This week’s article on President focuses on Presidents from the conservative realignment of the 1980s, and the turbulent decades of the 1960s and 1970s which saw so many important modern events and movements important to defining the U.S. today in the twenty-first century.
Ronald Reagan (1981-1989)
From Ronal Reagan, we should learn to switch sides when the people you used to support no longer represent what you believe. Regan was a New Deal Democrat during the Great Depression but as time went on he discovered the Democratic Party no longer supported what he believed as a person and as a politician. We should never stay with a group just because it is safe and comfortable.
Jimmy Carter (1977-1981)
We see in the actions of Jimmy Carter in the Camp David Accords that we should always try to work for peace, even between the worst of enemies. Peace is a worthwhile goal that we should attempt to achieve, even if it seems impossible.
Gerald R. Ford (1975-1977)
From President Ford, we need to learn pardon and forgiveness even when others will think that the person does not deserve it. While many will not agree with his pardon of President Nixon, he did it because he thought it was best for the nation to move on and not dwell on the events of the past. Forgiveness rarely is deserved but something we should all practice.
Richard Nixon (1969-1975)
From President Nixon, we should never try and hide the truth. Nixon was not responsible for the break-in at the Democratic National Committee headquarters in the Watergate Hotel. He did not order or sanction it. His problem was he helped cover it up when it came out. When you know the truth you should let it be known so as to not make yourself look bad and because it is the right thing to do.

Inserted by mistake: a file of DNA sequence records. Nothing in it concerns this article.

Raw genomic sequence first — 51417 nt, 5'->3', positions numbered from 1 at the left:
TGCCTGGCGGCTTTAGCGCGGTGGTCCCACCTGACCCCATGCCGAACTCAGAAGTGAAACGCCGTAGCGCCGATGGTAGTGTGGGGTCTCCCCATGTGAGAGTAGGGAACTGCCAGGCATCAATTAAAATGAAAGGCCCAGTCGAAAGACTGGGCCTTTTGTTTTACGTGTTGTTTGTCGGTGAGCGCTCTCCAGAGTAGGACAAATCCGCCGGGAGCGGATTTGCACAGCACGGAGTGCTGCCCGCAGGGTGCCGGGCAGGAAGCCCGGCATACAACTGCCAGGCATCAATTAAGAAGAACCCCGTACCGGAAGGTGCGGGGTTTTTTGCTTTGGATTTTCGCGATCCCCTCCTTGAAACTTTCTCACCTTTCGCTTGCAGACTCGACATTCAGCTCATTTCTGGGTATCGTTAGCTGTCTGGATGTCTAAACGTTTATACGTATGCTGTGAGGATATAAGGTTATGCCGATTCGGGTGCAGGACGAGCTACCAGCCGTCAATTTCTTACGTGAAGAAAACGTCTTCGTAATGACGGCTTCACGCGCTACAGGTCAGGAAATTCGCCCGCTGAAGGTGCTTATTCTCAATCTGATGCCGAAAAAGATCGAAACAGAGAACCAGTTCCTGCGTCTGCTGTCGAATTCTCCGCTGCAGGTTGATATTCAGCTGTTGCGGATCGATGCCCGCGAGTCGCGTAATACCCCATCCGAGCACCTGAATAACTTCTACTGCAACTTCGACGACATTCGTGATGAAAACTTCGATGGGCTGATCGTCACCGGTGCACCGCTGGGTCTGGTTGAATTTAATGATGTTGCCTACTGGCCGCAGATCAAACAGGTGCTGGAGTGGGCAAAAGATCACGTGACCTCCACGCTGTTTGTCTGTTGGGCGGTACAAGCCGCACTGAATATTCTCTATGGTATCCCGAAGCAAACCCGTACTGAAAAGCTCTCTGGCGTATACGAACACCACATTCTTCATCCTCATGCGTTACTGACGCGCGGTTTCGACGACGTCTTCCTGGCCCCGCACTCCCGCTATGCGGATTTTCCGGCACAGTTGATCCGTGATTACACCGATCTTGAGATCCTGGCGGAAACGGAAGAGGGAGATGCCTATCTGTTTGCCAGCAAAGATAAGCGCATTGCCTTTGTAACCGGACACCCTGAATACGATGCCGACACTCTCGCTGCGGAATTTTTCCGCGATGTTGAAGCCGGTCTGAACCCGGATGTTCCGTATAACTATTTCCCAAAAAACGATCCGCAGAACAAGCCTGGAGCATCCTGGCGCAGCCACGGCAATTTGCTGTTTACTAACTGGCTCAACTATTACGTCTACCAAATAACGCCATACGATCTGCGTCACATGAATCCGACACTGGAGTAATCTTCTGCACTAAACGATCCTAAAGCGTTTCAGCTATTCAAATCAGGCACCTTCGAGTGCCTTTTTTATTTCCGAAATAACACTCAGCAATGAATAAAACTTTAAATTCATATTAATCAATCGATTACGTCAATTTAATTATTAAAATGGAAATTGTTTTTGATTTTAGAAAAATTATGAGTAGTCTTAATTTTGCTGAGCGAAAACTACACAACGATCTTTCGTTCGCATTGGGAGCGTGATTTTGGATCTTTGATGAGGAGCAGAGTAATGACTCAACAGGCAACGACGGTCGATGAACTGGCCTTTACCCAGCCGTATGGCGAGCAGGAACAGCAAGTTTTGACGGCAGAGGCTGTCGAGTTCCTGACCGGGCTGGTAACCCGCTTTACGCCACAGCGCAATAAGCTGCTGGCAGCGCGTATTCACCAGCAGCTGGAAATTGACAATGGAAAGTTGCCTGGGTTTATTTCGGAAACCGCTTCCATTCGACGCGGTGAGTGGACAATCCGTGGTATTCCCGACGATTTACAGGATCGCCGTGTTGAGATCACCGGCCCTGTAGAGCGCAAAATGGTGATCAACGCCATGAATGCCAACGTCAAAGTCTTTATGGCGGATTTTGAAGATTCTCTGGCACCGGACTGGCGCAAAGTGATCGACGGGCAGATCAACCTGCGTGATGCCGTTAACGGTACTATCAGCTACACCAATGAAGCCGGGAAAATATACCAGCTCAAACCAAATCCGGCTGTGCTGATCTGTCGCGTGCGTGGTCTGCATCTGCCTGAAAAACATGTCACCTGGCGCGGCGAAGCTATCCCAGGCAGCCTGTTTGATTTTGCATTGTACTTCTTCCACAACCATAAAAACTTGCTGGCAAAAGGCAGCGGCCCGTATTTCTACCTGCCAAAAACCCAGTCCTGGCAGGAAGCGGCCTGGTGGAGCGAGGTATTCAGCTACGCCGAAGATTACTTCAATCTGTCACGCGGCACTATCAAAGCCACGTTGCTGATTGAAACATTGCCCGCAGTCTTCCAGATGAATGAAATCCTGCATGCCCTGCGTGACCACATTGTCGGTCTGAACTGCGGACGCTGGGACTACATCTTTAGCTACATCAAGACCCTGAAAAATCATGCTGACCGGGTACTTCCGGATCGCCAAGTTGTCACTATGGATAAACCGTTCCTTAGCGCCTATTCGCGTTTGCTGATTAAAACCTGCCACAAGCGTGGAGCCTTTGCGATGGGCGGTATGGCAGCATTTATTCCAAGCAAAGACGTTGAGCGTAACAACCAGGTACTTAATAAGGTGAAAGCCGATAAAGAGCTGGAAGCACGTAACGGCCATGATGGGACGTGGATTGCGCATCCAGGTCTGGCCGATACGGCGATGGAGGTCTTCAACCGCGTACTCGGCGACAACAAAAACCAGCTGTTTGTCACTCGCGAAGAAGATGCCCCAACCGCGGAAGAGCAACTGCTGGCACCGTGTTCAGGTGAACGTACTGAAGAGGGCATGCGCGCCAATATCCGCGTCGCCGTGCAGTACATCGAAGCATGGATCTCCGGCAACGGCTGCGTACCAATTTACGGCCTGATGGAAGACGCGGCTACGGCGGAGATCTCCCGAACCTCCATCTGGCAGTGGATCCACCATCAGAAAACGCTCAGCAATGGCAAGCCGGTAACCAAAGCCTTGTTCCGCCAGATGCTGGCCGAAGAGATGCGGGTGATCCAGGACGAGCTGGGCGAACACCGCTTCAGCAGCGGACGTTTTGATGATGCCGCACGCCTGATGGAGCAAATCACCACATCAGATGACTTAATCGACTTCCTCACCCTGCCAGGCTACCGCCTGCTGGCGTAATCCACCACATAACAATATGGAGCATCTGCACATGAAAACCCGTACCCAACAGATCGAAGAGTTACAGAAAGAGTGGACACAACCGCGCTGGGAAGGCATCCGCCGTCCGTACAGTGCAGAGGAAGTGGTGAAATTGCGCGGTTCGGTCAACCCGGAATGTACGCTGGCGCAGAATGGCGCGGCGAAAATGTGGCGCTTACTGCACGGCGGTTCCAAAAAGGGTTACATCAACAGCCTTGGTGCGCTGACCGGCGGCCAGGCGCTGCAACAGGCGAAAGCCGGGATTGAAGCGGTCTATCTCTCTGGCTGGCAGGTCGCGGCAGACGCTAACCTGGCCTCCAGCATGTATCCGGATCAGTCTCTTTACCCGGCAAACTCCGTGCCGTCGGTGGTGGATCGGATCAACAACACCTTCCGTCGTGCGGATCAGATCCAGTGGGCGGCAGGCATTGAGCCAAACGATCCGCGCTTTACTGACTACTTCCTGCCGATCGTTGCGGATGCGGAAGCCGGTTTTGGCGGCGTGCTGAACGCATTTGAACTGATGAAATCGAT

Lyndon B. Johnson (1963-1969)
Johnson learned and so should we, that we can’t invest in both guns and butter at the same time. He tried to help the poor of the United States and defend Vietnam at the same time, both of which did not work very well. In our own lives, we need to make sure we are taken care of first and then help other people. It does us no good to go into poverty to help every person who needs help if it leads us to need the help of others in the end.
That is all I have for your this week. The next in this series will deal with the Presidencies of John F. Kennedy, Dwight D. Eisenhower, Harry Truman, Franklin Delano Roosevelt, and Herbert Hoover. See you next week!
Thanks for reading. Questions? Comments? Concerns? Class dismissed!
Presidential Seal. Digital image. Wikipedia. Wikimedia, 6 Jan. 2014. Web. 10 June 2017. (Featured Image of this article)
There is a book used heavily in writing this speech to give more information about the Presidents, and it would be cited it here, but it is packed away for an impending move and Unpacking to find it would not be fun. An Amazon search also failed to find the right text because the exact title and cover could not be remembered or found. When the boxes are all unpacked, the article will include the appropriate citation here.